When you first start running, it’s tempting to grab whatever athletic shoes you have on hand. But it’s not a good idea. Worn-out or ill-fitting shoes are a common cause of overuse injuries. And wear and tear are not always apparent to the naked eye. If you want to run comfortably and stay injury free, it pays to invest in a good pair of running shoes that offer the support and the fit that your feet need.
It sounds like a simple process—but there are lots of common mistakes that people make when shopping for shoes. Here are some tips on how to make the most out of your investment.
It is generally recommended that shoes be replaced every 300 to 500 miles, but wear and tear can vary widely. If you wear your shoes in lots of rain and snow, or cover lots of tough terrain, they may wear out sooner. In your training log, note the day that you purchased your shoes, and keep track of the miles you run in them. If the shoes start to feel flat, or you start to develop little aches and pains that aren’t related to increases in mileage or workout intensity, you may want to consider replacing your shoes sooner.
At a specialty running store like Fleet Feet Sports, you’ll find trained staff members who can answer your questions measure your feet, conduct a gait analysis, and watch you move in various pairs of shoes to help you find the best pair to fit your needs Click here to learn more about Fleet Feet’s Fit process.
When you shop for a new pair of shoes, take along the socks and any inserts that you’ve been wearing on a regular basis. That way you can realistically evaluate how well the new shoe will fit your feet. And don’t forget to bring the shoes that you’ve been wearing too. The wear patterns on your old shoes can provide valuable insight into your biomechanics that can help the salesperson identify the best new pair to meet your needs.
You may think you know your size, but it’s best to get your feet measured each time you buy new shoes. Foot shape and size can change over time, and one model’s fit can be drastically different from another’s. Many people also have one foot that is slightly bigger than the other. Many people end up getting a running shoe that’s a half size larger than their street shoes. The extra room allows your foot to flex and your toes to move forward with each stride. Try shoes on both feet and take them for a test run around the shop, on a treadmill, or on the sidewalk.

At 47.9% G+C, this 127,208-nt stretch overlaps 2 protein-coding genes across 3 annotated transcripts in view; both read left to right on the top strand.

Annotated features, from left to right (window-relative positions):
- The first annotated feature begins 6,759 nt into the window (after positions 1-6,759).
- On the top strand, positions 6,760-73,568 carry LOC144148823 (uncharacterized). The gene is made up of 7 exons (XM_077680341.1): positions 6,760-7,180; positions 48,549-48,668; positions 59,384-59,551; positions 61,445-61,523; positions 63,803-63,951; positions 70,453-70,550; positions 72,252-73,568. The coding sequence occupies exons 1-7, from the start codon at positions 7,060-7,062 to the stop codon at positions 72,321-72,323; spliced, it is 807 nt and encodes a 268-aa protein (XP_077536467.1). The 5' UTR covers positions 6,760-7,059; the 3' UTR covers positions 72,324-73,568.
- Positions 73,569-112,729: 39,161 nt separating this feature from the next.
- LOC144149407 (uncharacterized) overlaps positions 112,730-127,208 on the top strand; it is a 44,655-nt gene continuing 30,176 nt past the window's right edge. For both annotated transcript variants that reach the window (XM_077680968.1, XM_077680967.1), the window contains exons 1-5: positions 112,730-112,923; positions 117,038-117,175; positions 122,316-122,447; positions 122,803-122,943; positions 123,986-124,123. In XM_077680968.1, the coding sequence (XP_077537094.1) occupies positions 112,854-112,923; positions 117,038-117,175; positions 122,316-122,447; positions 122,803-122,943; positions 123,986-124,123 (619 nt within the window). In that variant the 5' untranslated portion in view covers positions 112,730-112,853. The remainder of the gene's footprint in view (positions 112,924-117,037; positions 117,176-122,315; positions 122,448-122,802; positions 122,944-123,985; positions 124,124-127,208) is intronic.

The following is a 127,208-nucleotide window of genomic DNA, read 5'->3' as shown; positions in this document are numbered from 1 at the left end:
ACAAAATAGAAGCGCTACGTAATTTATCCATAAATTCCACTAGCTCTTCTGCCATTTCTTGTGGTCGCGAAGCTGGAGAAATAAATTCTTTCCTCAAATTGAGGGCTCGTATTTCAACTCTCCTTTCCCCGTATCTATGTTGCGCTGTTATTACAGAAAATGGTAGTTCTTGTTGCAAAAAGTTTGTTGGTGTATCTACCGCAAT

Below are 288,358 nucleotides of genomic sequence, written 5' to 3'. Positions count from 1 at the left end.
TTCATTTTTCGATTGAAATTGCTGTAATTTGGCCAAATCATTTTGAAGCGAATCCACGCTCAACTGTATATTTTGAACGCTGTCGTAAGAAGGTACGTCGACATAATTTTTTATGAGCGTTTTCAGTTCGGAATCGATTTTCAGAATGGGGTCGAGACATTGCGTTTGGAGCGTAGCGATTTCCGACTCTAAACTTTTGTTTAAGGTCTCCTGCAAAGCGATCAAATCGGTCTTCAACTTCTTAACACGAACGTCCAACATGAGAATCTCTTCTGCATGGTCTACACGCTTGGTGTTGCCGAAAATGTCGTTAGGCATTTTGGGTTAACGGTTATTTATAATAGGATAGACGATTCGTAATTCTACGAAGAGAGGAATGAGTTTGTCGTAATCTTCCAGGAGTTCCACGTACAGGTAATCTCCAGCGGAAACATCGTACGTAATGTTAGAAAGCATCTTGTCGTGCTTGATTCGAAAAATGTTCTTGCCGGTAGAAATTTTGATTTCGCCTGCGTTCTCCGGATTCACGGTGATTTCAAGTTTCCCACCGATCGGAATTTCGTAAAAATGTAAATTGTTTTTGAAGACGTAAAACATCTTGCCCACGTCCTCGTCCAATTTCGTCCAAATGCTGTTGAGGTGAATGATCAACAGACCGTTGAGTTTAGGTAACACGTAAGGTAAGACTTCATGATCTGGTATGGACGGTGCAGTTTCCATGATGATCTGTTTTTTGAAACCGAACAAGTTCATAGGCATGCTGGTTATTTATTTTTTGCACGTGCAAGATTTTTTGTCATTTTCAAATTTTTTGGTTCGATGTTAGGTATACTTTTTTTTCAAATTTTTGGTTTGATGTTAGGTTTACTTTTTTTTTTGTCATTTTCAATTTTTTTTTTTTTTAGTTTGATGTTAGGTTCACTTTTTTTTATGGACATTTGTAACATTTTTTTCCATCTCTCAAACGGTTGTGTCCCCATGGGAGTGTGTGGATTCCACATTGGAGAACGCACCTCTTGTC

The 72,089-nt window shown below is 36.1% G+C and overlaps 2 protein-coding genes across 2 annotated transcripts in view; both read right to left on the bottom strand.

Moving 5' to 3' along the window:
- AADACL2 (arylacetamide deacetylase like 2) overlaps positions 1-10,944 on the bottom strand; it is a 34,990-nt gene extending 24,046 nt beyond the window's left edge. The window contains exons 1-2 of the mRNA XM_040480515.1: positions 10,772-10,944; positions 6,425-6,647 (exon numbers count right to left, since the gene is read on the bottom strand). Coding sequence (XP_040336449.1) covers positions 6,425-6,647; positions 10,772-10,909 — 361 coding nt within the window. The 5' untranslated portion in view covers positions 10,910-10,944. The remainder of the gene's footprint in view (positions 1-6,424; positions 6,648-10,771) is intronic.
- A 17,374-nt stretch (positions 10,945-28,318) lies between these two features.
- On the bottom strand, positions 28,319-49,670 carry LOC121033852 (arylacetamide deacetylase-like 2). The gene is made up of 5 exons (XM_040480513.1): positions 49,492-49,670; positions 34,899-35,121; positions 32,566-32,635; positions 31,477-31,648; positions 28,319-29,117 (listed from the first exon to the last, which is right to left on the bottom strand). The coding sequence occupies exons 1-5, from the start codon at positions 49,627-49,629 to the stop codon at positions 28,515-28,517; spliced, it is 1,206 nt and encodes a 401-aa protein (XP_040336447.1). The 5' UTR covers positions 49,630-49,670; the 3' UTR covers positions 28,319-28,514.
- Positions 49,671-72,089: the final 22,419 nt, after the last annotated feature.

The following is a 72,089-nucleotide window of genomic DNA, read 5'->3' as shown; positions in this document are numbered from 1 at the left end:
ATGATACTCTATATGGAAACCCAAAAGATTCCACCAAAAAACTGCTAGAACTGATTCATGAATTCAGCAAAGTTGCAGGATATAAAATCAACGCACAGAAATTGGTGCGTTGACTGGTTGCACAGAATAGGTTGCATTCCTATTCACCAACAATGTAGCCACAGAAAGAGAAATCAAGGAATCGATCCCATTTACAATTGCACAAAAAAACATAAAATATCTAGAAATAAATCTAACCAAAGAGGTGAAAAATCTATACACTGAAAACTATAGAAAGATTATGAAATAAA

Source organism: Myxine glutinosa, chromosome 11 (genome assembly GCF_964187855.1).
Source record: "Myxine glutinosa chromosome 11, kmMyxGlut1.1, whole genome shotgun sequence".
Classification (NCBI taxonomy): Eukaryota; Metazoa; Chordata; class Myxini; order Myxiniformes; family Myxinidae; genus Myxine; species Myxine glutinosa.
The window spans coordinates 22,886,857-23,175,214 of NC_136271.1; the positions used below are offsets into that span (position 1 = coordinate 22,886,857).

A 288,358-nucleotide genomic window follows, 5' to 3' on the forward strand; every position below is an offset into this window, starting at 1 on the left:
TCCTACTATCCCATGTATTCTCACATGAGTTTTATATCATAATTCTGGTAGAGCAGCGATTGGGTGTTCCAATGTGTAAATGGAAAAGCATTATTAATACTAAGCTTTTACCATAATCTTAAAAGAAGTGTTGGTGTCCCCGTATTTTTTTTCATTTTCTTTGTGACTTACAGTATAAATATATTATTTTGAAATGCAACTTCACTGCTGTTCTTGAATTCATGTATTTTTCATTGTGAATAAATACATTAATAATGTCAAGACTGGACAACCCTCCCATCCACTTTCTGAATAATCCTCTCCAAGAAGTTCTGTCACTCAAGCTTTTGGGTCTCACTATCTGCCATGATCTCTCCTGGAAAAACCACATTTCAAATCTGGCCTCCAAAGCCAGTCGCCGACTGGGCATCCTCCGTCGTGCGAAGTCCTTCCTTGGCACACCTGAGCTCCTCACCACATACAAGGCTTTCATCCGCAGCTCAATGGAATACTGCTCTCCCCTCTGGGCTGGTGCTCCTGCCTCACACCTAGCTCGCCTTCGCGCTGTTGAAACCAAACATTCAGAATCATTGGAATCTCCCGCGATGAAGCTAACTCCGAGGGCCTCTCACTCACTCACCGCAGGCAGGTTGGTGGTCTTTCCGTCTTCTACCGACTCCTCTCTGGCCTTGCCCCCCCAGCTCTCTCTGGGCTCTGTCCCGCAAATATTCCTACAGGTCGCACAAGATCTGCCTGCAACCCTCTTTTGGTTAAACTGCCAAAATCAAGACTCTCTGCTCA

It may feel like a lot to spend more than $100 on a pair of shoes, but whatever investment you make in shoes will pay off in the form of hundreds of happy pain-free miles. If you just opt for the cheapest pair, or put off replacing your worn-out shoes, you could end up injured, and end up spending many hundreds of dollars on copayments to doctors and physical therapists.
It can be tempting to be wooed by shoes that “look speedy,” come in your favorite colors, or are what everyone in your running group is wearing. Remember that there is no one best shoe for everyone. There is only one shoe that offers your feet the unique support and fit you need at any given time. And as your body changes and ages, and your training evolves, your shoe needs will change too. Try on as many different models and pairs as possible.